Respondent has conceded that all the Optima card charges, miscellaneous expenses, and corporate card charges made by Steven Lenzen and David Lenzen were properly deducted and that $7,687 of Mr. Lenzen's corporate card charges were properly deducted. Respondent maintains that all of Mrs. Lenzen's corporate card charges, $28,158, and the remainder of Mr. Lenzen's corporate card charges, $19,516, were for personal expenses of the Lenzens.

B. The Lenzens' 1999 Return

The Lenzens filed a joint Form 1040, U.S. Individual Income Tax Return, for 1999. On their 1999 return, the Lenzens reported interest income of $49,598 from RAF. The Lenzens' 1999 return also indicates that they received gambling income of $17,204 and corresponding gambling losses of $17,204 in 1999. Mrs. Lenzen's occupation was listed as "homemaker" on the Lenzens' 1999 income tax return. Mrs. Lenzen did not receive a Form 1099-MISC or Form W-2, Wage and Tax Statement, from RAF and was not on RAF's payroll in 1999.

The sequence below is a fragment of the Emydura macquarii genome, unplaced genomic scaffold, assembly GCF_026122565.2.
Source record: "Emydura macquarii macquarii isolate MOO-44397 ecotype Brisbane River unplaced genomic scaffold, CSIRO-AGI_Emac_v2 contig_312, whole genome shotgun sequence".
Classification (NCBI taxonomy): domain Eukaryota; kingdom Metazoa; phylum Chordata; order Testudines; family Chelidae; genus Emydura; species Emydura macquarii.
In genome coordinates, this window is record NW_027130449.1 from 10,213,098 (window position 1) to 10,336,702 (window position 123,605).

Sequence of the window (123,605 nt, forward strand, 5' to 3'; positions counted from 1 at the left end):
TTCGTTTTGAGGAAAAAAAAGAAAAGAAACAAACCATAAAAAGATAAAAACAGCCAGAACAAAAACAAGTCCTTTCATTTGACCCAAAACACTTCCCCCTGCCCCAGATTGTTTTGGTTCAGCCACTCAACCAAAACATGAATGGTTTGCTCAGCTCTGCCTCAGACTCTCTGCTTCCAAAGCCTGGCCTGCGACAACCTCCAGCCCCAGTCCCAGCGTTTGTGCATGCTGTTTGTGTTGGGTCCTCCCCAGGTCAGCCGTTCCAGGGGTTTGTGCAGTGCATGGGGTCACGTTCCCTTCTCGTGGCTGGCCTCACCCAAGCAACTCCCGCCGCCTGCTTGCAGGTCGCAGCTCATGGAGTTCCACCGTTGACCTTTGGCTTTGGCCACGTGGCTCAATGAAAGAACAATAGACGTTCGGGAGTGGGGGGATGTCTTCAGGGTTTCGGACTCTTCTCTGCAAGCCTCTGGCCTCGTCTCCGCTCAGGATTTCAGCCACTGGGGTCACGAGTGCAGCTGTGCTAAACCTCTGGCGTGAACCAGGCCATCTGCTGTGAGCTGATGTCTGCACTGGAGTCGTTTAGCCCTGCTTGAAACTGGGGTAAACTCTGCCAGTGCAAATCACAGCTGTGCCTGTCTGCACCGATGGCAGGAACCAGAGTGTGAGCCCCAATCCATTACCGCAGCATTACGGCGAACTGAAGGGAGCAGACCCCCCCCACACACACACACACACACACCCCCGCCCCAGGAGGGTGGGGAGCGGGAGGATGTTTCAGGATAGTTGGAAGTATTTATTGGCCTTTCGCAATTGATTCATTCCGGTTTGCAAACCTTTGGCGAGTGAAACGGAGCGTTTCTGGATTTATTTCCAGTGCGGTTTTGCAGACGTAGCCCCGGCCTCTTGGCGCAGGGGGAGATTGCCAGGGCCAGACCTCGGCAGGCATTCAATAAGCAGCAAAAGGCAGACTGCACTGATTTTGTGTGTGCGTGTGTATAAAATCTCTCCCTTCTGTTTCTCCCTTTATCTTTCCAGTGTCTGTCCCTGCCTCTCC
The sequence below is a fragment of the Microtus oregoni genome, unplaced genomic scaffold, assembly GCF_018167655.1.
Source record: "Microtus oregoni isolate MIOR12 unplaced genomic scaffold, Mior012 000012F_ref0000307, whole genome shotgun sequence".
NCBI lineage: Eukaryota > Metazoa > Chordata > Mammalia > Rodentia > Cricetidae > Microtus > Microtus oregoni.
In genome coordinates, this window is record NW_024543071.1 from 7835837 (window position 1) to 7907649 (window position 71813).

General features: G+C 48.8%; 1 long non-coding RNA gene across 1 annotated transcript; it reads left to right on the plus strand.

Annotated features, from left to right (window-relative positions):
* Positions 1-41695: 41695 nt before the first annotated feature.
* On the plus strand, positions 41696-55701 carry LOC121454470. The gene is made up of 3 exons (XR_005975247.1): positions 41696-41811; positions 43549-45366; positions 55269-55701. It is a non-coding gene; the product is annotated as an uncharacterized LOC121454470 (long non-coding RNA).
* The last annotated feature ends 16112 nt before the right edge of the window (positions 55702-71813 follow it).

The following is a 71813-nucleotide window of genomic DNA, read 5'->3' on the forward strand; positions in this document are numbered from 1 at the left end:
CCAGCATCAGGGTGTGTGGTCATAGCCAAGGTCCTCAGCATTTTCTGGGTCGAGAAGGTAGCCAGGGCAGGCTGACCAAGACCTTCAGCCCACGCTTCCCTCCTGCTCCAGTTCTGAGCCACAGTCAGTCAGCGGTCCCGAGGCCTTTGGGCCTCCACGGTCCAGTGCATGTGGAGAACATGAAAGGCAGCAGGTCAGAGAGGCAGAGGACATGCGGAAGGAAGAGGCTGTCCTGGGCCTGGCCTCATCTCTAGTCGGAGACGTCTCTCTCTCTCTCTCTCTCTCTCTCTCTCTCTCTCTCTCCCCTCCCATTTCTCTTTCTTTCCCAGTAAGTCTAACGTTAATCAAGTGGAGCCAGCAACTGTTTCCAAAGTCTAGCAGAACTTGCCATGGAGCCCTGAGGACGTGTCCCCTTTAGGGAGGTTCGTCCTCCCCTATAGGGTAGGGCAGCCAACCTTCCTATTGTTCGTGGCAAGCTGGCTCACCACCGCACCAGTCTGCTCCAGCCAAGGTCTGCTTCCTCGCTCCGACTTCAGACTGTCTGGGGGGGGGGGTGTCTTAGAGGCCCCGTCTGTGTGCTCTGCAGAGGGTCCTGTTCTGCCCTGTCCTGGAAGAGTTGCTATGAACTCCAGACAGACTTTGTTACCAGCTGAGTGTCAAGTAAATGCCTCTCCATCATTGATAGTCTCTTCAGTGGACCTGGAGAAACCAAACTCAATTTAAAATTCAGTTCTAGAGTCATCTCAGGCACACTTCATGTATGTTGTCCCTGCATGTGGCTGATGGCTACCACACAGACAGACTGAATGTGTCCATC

On February 12, 2003, respondent issued a notice of deficiency to the Lenzens with respect to 1999. Respondent determined that Mr. Lenzen received constructive dividends from RAF in the full amount of the disallowed sales expense deduction, $100,793. Respondent has conceded that all but $47,674 was not constructive dividend income to the Lenzens. Respondent also determined, and the parties stipulated, that the Lenzens received $13,619 in gambling income in 1999 in addition to the $17,204 of gambling income reported on their return. Respondent did not disallow the Lenzens' claimed $17,204 gambling loss.

Steven Lenzen and David Lenzen each filed individual tax returns for 1999; neither was a dependent of the Lenzens in 1999. Additionally, neither of their 1999 returns reflected receipt of dividend income. Respondent did not issue a notice of deficiency to either Steven Lenzen or David Lenzen for 1999.